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by Julia Nielsen
The WAY you read your textbook determines, to a large extent, what you get out of it. Many students read textbooks as they read for pleasure - from beginning to end, with no particular focus or expectation. Though reading textbooks can be enjoyable, you primarily expect to gain knowledge, and to do that you must focus your reading. With practice, your studying will be more efficient and more effective; there will be less wasted time, and you should retain more of what you've read. You are re-learning a skill, so reading this way may take longer at first.
While reading textbooks, forget two things you learned:
1. read from the beginning to the end.
For pleasure reading, beginning to end is good; for studying, it is not. In pleasure reading, following the author's thread is much of the enchantment. In knowledge reading, you need a clear notion of where you are going, why, and by what means.
2. don't write in books.
For borrowed books not marking in them is good, even commendable; for textbooks it is not. Your textbooks are knowledge tools - use them productively. This means margin notes and judicious highlighting or underlining.
This synthesis of experience and established materials explains how to read your textbook for maximum benefit. You can use the same method for the entire textbook, for chapters within it, and for journal articles.
The method is set out in individual steps, though you will do some of these things simultaneously; for instance, you may write notes in the margins or highlight as you read, especially the second and third time through.
The techniques within each category have been successful for many students for many years. However, not everyone will need or want all of them. This is YOUR study tool, so try the different techniques, keep what you like and discard the rest or put them in to a separate file 'just in case'.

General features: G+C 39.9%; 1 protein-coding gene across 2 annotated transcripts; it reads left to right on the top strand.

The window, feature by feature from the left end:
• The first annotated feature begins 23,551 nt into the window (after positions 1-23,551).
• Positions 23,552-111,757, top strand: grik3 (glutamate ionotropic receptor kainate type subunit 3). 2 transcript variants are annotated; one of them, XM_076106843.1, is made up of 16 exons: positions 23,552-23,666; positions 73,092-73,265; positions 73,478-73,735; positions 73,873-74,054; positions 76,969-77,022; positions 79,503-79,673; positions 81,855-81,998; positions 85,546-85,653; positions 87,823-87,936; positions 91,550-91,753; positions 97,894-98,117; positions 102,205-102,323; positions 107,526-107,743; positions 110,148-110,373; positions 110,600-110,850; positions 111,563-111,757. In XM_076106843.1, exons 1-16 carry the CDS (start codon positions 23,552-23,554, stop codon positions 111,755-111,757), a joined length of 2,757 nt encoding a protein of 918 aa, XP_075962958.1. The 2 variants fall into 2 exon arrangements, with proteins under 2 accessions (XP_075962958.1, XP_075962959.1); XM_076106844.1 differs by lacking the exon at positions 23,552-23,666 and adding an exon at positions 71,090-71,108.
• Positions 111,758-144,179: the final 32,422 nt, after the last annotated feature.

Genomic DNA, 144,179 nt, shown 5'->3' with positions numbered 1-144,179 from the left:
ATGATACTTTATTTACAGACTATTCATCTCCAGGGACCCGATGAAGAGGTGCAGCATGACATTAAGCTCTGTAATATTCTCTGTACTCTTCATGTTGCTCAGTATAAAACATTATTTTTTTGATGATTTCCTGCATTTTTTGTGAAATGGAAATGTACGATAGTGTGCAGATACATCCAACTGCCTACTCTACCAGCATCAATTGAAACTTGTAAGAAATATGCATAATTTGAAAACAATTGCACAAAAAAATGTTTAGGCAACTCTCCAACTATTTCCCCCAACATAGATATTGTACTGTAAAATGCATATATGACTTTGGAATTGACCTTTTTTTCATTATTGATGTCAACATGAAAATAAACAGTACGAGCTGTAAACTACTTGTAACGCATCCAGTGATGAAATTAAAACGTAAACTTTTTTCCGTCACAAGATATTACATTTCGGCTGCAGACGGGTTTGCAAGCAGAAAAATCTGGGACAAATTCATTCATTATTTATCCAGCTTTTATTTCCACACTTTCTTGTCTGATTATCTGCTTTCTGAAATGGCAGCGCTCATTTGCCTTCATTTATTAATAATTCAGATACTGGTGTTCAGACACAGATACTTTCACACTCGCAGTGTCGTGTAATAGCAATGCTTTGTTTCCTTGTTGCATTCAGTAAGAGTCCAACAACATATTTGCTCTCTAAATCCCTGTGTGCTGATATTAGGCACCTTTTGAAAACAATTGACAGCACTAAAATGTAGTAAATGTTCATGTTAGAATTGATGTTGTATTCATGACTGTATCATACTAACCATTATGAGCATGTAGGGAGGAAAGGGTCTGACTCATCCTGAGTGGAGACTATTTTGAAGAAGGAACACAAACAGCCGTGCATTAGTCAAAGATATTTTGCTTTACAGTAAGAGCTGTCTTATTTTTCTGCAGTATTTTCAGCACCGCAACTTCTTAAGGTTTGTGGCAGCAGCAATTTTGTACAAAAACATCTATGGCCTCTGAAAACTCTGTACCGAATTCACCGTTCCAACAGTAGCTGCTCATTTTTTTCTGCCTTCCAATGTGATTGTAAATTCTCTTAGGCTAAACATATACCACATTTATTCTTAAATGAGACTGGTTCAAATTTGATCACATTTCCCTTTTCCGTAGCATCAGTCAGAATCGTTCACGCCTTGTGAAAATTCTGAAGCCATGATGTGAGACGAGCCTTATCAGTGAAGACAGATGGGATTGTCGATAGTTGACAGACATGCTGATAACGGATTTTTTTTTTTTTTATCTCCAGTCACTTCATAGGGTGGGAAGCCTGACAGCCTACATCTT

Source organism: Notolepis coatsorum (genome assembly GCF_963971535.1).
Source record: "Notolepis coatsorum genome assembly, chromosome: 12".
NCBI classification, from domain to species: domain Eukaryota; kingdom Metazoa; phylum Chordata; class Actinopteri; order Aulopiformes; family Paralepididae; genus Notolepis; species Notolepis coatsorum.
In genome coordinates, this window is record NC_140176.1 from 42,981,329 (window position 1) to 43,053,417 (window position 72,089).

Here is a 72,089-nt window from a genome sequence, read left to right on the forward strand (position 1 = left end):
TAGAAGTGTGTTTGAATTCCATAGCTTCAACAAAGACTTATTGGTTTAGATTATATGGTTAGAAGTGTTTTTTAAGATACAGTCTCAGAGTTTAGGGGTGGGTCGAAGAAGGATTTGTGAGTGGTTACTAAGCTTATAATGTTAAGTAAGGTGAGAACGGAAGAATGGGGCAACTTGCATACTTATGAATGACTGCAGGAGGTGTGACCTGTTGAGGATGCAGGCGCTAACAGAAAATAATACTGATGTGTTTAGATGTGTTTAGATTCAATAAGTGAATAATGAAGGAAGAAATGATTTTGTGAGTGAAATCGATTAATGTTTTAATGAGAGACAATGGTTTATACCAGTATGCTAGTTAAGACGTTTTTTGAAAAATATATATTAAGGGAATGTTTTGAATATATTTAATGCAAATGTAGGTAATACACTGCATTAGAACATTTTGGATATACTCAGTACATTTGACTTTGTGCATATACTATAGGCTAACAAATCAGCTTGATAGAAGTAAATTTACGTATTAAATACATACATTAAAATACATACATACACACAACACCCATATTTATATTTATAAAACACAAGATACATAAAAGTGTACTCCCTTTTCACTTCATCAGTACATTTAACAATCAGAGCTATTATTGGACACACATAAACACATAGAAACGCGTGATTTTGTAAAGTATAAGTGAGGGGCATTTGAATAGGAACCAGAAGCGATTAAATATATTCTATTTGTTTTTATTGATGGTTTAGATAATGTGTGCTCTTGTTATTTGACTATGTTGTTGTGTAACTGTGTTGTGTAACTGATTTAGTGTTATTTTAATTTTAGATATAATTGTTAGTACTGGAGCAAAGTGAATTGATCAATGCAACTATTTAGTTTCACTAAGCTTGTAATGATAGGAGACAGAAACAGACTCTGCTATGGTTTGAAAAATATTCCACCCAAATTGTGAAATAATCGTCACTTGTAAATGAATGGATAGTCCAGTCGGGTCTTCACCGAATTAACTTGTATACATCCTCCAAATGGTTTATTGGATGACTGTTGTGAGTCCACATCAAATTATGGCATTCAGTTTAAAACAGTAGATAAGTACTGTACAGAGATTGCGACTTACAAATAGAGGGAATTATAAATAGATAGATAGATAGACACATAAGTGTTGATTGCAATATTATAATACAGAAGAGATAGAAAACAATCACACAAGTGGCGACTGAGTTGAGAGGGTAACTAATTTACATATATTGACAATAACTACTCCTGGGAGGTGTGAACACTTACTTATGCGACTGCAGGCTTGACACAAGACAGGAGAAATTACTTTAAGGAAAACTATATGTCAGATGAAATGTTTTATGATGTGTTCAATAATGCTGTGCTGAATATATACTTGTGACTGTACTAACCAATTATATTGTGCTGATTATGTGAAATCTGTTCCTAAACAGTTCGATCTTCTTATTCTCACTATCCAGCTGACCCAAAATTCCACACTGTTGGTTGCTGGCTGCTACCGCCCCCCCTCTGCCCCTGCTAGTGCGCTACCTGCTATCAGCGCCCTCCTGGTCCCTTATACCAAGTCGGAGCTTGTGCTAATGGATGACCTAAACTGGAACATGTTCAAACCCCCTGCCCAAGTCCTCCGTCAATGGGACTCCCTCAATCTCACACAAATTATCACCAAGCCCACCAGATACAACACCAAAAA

Skim the book to get an idea of what it's about, who wrote it, and why. This step will take 10 to 20 minutes, no more. Consider the
Use the same process with chapters or units within your textbook; you want to get a general idea what you will be reading and learning. Think about what you already know about this or a similar topic. This helps build a context for the new information, and you are more likely to remember contextual rather than scattered, unrelated information. Consider the
While you survey, read, reflect and review. Though you will always be looking for What your reading is about, you will ask Who, When, Where, Why and How when necessary. You won't need to ask all these questions for all reading material.
Read the chapter or unit, bearing in mind what you've learned from your survey. Read your chapter in this order.
Try different ways to do this, then use the one(s) that work best for YOU. Summarize and paraphrase the chapter. Question yourself aloud about what you just read; answer the What, Who, When, Why, Where, and How components of your earlier survey. The more senses you use in your learning, the more likely you are to understand it and remember it.
For every study hour, take 5-10 minutes away from your study area; get some juice, pat the cat, run in place, but get away from your desk for a few minutes.
For every three hours, take a longer break, at least half an hour; take the dog for a walk, have a meal, shoot hoops, repot those plants...
Mostly you will do this in solitude. Some students like to supplement that with a study buddy or group.
Discussion with friends and relatives is another way to review; explaining a concept to someone who has not studied it clarifies the concept and makes it more real for you.
Review periodically throughout the term of the course. Do it the day after you read a piece of text, then weekly.
Quickly review the chapter or your notes before reading subsequent chapters.
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Updated February 04 2014 by Student & Academic Services